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Brain Tumor Awareness

What I learned about brain tumors in 2022

Personal Story about my tumor

Photo by Nils Wagner on Unsplash

Most people believe to have a brain tumor removed you have to have open brain surgery or a craniotomy.

Why wouldn’t you believe that yourself? I did. If you remember a little from science class then you know the brain is surrounded by the skull which is bone. This leads us to believe that a craniotomy is needed to get to the brain and remove a tumor. But that is not the case.

What comes into play is:

  • the location
  • the size
  • the type

Because brain tumors vary in location.

The location of the tumor provides key information about treatment.

When I was told I had a giant pituitary tumor, my family and I assumed a craniotomy was necessary. On the same day of my diagnosis, I met with my neurosurgeon. He explained the procedure I needed was an endoscopic transnasal resection of the pituitary adenoma (a transsphenoidal surgery). This meant they would go in through my nose.

I would explain this again to family and friends worldwide because they all assumed I needed a craniotomy.

Not all brain tumors are one-size-fits-all.

Some tumors are giants, some are large and some are small.

Depending on the size of the tumor, it may not be removed. They explained how some pituitary tumors are treated with radiation when they are smaller and away from the optic nerves. In my case, I had a golf-ball-size mass (4.2 cm x 3.3 cm) taking over the pituitary that’s the size of a pea. The size was causing vision loss and radiation was not an option.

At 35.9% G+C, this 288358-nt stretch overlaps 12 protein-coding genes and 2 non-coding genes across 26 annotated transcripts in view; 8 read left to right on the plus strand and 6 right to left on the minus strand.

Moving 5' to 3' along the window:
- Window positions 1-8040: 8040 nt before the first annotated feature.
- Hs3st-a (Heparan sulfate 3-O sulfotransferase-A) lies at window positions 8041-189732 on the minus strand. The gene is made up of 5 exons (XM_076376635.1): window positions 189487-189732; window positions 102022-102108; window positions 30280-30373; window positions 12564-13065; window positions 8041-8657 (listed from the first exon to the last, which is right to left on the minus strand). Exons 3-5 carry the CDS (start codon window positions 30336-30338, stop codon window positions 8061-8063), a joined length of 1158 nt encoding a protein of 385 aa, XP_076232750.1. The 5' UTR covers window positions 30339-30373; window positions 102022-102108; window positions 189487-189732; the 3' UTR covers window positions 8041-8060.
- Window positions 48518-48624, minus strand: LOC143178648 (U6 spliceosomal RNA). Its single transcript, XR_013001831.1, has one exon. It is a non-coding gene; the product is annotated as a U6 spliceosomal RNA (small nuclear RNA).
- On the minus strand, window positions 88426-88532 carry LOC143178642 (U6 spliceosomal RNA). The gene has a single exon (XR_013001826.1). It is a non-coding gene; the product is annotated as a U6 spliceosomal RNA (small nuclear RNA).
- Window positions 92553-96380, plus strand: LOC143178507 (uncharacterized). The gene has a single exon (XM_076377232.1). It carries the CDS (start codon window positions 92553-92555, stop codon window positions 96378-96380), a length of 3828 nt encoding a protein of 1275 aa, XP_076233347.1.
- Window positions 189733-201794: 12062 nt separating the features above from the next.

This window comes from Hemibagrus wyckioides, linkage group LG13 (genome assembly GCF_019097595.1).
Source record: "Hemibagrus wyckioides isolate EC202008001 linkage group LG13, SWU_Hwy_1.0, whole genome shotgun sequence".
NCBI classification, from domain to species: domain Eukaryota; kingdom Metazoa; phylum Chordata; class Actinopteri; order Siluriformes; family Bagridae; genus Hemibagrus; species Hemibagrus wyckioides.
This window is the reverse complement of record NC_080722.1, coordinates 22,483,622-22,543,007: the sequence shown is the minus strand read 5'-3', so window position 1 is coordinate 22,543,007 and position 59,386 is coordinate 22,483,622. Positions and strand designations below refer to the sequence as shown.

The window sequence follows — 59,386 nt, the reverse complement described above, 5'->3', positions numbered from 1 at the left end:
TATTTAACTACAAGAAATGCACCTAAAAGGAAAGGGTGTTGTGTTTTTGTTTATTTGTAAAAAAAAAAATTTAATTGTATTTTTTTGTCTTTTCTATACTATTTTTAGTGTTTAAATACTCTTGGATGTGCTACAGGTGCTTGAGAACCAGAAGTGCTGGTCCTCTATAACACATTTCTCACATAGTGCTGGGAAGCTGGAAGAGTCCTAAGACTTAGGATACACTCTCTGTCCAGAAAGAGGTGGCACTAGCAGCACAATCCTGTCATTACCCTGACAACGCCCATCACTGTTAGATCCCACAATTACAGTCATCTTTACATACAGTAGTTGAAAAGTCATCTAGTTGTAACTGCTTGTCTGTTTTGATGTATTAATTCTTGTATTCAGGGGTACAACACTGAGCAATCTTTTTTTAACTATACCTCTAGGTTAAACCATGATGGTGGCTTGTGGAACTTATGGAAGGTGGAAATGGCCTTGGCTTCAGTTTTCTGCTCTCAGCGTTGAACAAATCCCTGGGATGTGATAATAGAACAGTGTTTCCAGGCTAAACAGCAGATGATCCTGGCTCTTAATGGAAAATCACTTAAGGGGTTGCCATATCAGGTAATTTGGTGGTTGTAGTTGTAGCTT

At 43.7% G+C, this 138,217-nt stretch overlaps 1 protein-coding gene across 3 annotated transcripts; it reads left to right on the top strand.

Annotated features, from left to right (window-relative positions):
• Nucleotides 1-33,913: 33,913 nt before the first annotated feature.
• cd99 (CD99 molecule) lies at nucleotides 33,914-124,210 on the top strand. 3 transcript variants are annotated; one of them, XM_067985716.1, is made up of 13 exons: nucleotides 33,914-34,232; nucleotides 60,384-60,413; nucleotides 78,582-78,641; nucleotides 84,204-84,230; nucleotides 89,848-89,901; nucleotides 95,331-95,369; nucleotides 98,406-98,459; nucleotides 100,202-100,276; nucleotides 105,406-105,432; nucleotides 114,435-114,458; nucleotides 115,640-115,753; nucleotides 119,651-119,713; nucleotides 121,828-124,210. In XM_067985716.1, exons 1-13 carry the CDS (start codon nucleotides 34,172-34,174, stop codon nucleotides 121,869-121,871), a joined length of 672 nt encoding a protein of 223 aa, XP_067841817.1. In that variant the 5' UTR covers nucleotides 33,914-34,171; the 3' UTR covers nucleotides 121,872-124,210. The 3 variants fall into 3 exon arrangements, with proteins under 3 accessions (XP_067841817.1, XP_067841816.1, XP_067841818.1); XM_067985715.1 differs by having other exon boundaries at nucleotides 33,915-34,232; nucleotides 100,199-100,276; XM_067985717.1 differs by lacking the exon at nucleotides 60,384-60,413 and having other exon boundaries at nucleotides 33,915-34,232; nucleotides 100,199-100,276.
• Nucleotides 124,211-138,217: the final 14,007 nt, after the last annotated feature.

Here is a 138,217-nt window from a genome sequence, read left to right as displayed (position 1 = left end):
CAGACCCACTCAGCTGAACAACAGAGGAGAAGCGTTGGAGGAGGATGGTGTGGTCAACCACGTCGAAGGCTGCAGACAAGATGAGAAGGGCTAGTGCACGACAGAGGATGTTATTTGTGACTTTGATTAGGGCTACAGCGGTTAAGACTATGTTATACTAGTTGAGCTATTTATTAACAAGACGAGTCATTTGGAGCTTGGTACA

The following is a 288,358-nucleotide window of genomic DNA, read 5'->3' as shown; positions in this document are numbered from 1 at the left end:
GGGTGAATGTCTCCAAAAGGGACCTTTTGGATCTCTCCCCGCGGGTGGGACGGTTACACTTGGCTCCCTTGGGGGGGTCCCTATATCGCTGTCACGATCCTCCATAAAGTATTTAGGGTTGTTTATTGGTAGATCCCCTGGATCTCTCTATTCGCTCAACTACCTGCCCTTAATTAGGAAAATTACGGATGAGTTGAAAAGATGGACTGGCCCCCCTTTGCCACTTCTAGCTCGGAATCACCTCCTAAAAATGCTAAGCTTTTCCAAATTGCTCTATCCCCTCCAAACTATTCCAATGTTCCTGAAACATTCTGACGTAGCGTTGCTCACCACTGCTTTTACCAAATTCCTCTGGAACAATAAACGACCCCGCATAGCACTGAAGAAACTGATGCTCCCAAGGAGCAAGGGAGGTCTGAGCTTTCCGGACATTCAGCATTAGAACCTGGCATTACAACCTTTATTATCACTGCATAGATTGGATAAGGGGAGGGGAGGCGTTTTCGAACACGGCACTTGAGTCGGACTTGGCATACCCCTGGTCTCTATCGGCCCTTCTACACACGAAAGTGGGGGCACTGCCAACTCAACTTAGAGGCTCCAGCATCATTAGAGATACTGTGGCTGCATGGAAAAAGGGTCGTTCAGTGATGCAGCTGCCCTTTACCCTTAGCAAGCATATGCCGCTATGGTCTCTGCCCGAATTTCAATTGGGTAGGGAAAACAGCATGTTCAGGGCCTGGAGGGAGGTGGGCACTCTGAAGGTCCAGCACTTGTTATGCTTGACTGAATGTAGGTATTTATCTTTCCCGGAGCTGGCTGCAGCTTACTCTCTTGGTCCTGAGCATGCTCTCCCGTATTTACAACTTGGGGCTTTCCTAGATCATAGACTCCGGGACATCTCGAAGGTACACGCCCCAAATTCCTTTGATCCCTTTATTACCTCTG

Let’s not forget the type.

Other treatment options, besides surgery, are available based on how the tumor acts

I had blood tests done to see if my tumor was a secreting or non-secreting tumor of the hormone prolactin. While my levels were high, they weren’t high enough to be a prolactinoma. They mentioned how certain drugs could be prescribed to reduce the size of the tumor, but not an option in my case.

Remember, I had a giant tumor that was causing vision loss. So, we had to act fast.

Remember brain tumors are not created equal.

You’d never think I just had brain surgery because I have no visible scars.

In fact, my neurosurgeon reminded me recently:

  • That he did do brain surgery on me and to give myself a lot of grace, rest, and be patient.
  • I have no scars but what they did is:

“minimally invasive on the outside and maximally invasive on the inside.”

Esther is a teacher, podcaster, digital product creator, and die-hard fan of the Washington State Cougars, Seattle Seahawks, Los Angeles Lakers, & Osasuna. She splits her time between the beach city of Hendaye, France, and the farm in Moses Lake, WA. You’ll catch her using 4 languages daily & she’s also a proud tía (aunt).

This post was created with Typeshare *

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Esther Ciganda

Esther Ciganda

If I can do it, so can you | Midlife, Multilingual + Multipassionate Teacher turned Edupreneur at 45 | Daughter of Basque Immigrants & Farmers, 🧠tumor survivor

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